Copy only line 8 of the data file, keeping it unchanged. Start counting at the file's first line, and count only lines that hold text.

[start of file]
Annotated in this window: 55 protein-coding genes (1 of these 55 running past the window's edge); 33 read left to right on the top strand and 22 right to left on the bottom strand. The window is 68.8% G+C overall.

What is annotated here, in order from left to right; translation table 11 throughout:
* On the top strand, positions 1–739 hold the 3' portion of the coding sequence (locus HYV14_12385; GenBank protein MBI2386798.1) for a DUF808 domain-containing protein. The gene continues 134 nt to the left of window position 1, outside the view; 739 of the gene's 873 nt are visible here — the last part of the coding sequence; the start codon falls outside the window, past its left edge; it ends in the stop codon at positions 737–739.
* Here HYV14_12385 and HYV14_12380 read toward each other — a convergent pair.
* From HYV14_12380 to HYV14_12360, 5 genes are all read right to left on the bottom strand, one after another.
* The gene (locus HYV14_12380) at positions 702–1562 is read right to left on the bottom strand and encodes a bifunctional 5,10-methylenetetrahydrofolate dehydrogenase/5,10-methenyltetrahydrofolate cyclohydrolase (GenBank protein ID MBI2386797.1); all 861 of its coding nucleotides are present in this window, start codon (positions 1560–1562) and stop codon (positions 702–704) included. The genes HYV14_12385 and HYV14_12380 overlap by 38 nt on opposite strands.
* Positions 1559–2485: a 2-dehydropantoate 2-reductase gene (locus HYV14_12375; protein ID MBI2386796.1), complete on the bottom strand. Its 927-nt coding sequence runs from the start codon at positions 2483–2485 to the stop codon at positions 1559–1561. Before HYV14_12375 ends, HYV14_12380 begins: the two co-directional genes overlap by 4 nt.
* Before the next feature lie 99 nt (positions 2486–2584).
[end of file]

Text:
* Before the next feature lie 99 nt (positions 2486–2584).